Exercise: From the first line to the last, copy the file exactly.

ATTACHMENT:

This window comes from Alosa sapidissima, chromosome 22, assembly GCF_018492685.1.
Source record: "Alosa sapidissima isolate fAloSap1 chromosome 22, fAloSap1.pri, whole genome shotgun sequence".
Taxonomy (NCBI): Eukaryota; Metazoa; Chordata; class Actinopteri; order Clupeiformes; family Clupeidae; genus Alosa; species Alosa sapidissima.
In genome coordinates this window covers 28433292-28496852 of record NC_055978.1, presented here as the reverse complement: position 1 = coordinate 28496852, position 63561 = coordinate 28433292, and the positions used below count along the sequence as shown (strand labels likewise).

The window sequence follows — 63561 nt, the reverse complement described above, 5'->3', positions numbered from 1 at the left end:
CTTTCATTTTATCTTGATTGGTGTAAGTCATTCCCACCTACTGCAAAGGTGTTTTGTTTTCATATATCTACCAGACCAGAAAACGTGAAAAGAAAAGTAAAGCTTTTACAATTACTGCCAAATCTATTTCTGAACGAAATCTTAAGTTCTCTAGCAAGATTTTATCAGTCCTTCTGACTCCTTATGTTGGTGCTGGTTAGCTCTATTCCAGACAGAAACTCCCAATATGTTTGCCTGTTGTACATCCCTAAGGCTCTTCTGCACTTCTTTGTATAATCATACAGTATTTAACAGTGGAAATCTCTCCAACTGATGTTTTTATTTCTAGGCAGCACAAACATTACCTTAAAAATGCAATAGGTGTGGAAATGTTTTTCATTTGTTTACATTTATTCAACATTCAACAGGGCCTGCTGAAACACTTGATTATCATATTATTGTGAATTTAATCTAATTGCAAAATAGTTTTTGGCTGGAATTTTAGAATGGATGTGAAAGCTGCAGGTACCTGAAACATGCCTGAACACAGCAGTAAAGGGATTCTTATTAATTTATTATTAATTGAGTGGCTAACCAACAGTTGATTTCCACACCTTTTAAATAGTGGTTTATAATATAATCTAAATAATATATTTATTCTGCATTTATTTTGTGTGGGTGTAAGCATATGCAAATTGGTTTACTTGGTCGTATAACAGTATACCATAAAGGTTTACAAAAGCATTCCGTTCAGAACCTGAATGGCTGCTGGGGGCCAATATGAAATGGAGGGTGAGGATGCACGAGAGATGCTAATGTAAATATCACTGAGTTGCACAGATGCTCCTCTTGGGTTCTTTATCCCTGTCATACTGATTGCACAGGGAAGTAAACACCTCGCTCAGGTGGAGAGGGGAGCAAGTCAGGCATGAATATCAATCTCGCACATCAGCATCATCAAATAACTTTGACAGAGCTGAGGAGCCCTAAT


This window comes from Alosa sapidissima, chromosome 22, assembly GCF_018492685.1.
Source record: "Alosa sapidissima isolate fAloSap1 chromosome 22, fAloSap1.pri, whole genome shotgun sequence".
Taxonomy (NCBI): Eukaryota; Metazoa; Chordata; class Actinopteri; order Clupeiformes; family Clupeidae; genus Alosa; species Alosa sapidissima.
In genome coordinates this window covers 28433292-28496852 of record NC_055978.1, presented here as the reverse complement: position 1 = coordinate 28496852, position 63561 = coordinate 28433292, and the positions used below count along the sequence as shown (strand labels likewise).

The window sequence follows — 63561 nt, the reverse complement described above, 5'->3', positions numbered from 1 at the left end:
CTTTCATTTTATCTTGATTGGTGTAAGTCATTCCCACCTACTGCAAAGGTGTTTTGTTTTCATATATCTACCAGACCAGAAAACGTGAAAAGAAAAGTAAAGCTTTTACAATTACTGCCAAATCTATTTCTGAACGAAATCTTAAGTTCTCTAGCAAGATTTTATCAGTCCTTCTGACTCCTTATGTTGGTGCTGGTTAGCTCTATTCCAGACAGAAACTCCCAATATGTTTGCCTGTTGTACATCCCTAAGGCTCTTCTGCACTTCTTTGTATAATCATACAGTATTTAACAGTGGAAATCTCTCCAACTGATGTTTTTATTTCTAGGCAGCACAAACATTACCTTAAAAATGCAATAGGTGTGGAAATGTTTTTCATTTGTTTACATTTATTCAACATTCAACAGGGCCTGCTGAAACACTTGATTATCATATTATTGTGAATTTAATCTAATTGCAAAATAGTTTTTGGCTGGAATTTTAGAATGGATGTGAAAGCTGCAGGTACCTGAAACATGCCTGAACACAGCAGTAAAGGGATTCTTATTAATTTATTATTAATTGAGTGGCTAACCAACAGTTGATTTCCACACCTTTTAAATAGTGGTTTATAATATAATCTAAATAATATATTTATTCTGCATTTATTTTGTGTGGGTGTAAGCATATGCAAATTGGTTTACTTGGTCGTATAACAGTATACCATAAAGGTTTACAAAAGCATTCCGTTCAGAACCTGAATGGCTGCTGGGGGCCAATATGAAATGGAGGGTGAGGATGCACGAGAGATGCTAATGTAAATATCACTGAGTTGCACAGATGCTCCTCTTGGGTTCTTTATCCCTGTCATACTGATTGCACAGGGAAGTAAACACCTCGCTCAGGTGGAGAGGGGAGCAAGTCAGGCATGAATATCAATCTCGCACATCAGCATCATCAAATAACTTTGACAGAGCTGAGGAGCCCTAAT